20 July 1998
Jonathan G. Katz, Secretary
Securities and Exchange Commission
450 Fifth Street, N.W.
Washington, D.C. 20549-6009
Re: Proposed Rule on Improper Professional Conduct of Accountants: File No. S7-16-98
Dear Mr. Katz:
This letter is written in support of the Commission's proposed rule defining "improper professional conduct" of accountants for purposes of imposing sanctions on accountants that practice before the SEC.
The State of Wisconsin Investment Board (SWIB) serves as investment manager for the Wisconsin Retirement System, the tenth largest public pension fund in the U.S. SWIB currently has more than $65 billion under management. As a large institutional investor, SWIB is greatly concerned about maintaining integrity of the financial information provided to investors in public companies.
Reliability of financial data is one of the mainstays that gives investors confidence in our markets and allows American companies to attract capital from around the globe. I note that the proposed rule codifies conduct which the Release states the SEC has "historically treated as improper professional conduct' under Rule 102 (e) (1) (ii)." We support maintaining these historical standards. It is obvious in our view that investors would not be better served by loosening the standards of professionalism required of accountants. Any reduction in the quality of information or the care with which it is developed would be done at the expense of investors.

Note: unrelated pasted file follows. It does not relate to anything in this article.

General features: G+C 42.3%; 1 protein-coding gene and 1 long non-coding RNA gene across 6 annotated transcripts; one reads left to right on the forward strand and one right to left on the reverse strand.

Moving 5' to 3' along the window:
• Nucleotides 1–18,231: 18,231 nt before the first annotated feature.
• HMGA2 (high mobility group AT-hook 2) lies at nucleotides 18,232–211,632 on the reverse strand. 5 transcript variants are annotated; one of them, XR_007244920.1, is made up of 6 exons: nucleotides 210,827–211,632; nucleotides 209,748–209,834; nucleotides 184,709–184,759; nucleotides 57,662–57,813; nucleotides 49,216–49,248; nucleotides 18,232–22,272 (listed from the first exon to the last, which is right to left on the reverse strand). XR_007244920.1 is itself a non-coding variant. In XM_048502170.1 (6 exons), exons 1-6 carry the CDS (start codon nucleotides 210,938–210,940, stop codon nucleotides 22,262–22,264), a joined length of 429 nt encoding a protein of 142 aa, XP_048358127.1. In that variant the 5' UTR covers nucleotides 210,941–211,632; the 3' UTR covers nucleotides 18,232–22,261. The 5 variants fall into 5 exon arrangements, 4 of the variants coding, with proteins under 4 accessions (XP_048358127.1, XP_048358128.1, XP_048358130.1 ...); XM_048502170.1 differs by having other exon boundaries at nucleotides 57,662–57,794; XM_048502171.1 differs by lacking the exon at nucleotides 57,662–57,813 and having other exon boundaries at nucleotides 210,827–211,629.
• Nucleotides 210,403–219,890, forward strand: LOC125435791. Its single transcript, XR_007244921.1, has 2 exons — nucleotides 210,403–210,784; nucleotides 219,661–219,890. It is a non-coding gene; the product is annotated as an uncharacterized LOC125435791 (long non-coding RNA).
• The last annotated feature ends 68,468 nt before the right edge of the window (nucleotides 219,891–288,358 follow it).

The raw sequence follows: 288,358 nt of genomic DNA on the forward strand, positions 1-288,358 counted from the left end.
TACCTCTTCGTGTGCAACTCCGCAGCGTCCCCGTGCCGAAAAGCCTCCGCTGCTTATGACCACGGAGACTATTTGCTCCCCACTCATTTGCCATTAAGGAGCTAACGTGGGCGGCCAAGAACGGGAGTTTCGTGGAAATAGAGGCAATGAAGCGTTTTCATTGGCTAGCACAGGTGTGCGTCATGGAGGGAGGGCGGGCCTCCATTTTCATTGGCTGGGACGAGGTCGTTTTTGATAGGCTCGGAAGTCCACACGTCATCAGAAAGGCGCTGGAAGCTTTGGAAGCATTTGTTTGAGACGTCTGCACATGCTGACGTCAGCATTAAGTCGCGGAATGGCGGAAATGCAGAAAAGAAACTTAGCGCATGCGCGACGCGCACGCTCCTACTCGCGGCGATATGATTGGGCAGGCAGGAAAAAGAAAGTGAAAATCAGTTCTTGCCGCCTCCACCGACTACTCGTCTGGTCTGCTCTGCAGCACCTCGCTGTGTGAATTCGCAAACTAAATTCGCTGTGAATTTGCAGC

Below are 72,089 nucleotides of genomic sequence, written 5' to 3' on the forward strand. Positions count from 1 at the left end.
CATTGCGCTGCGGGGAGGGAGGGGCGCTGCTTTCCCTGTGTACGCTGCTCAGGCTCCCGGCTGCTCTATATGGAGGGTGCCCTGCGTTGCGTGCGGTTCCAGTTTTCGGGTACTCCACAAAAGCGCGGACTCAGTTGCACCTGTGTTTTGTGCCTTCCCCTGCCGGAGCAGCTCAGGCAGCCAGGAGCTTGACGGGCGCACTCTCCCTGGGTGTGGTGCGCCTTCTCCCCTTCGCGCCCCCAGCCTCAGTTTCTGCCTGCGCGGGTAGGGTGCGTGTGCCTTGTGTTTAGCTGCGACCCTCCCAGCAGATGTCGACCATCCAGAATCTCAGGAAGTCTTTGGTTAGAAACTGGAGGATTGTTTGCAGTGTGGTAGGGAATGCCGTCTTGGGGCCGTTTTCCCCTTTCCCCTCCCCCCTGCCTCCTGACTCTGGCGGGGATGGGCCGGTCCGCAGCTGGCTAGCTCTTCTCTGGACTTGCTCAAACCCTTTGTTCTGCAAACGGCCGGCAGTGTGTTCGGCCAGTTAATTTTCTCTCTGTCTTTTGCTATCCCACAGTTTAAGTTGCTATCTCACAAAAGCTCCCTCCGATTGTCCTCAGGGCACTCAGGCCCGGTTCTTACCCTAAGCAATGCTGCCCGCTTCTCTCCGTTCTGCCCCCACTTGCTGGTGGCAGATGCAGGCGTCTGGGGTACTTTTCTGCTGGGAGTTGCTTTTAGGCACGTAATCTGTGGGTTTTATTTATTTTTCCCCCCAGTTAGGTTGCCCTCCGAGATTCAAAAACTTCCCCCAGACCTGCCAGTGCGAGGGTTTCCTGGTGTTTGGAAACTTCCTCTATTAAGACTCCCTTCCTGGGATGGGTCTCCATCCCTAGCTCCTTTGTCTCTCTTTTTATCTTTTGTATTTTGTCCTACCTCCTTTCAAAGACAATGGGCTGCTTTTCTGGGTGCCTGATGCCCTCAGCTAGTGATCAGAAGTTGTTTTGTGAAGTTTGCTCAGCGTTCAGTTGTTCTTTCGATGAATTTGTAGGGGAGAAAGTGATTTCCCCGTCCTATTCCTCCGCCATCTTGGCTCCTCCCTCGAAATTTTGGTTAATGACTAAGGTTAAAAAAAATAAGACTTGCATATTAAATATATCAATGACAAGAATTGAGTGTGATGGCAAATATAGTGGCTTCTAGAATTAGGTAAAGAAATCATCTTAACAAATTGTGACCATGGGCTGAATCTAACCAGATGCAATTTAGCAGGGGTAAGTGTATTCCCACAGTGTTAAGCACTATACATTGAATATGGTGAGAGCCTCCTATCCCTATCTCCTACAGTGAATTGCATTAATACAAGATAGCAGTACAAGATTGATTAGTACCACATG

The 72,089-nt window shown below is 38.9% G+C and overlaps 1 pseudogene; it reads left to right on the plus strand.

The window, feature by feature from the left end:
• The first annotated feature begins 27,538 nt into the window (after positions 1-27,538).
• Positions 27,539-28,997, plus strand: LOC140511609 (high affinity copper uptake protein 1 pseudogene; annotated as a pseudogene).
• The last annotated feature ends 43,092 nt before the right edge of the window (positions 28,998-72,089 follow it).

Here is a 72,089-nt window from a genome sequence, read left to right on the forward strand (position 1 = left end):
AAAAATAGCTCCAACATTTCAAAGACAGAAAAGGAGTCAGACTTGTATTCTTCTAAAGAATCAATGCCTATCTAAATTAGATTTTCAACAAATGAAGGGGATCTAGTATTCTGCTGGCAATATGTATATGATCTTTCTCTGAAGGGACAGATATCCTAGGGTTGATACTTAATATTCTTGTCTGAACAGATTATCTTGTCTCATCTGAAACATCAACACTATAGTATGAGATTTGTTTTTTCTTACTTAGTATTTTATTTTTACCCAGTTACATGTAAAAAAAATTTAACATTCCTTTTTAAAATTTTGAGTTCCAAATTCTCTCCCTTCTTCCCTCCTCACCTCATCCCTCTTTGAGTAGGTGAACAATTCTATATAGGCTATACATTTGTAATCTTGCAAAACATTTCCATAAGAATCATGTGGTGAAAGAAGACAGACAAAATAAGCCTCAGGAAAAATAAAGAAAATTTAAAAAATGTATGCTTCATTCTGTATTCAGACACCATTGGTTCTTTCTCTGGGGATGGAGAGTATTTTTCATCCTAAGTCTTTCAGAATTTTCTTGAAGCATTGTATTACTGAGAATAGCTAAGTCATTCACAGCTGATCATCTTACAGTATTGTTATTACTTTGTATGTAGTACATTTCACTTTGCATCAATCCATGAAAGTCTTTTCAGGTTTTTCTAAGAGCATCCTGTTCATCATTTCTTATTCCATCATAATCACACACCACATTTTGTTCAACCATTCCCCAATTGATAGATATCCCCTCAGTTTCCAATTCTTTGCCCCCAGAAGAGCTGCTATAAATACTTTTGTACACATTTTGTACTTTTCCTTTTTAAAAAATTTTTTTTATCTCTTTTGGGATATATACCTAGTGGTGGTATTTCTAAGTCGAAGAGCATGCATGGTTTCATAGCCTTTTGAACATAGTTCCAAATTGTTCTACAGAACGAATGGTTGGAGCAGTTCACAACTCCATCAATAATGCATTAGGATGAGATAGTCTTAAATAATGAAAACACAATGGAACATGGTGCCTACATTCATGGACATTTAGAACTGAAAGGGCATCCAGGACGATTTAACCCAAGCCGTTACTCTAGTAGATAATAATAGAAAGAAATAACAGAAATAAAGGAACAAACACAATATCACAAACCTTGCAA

Investors (and issuers) are ultimately harmed just as much by unreasonable conduct that violates professional standards, where it should have been known that the conduct would make a document upon which investors rely materially misleading, as they are by intentional misconduct. I believe that recklessness and incompetence present as real a danger to investors and integrity of the marketplace as intentional misconduct does. While it might be possible to craft language that more clearly delineates conduct intended to be proscribed by the rule, investors could be severely harmed by establishment of a more lenient standard than that which has been historically applied by the SEC.
Thank you for taking these comments into consideration. Feel free to contact me if you have any questions.
Kurt N. Schacht
Chief Legal Officer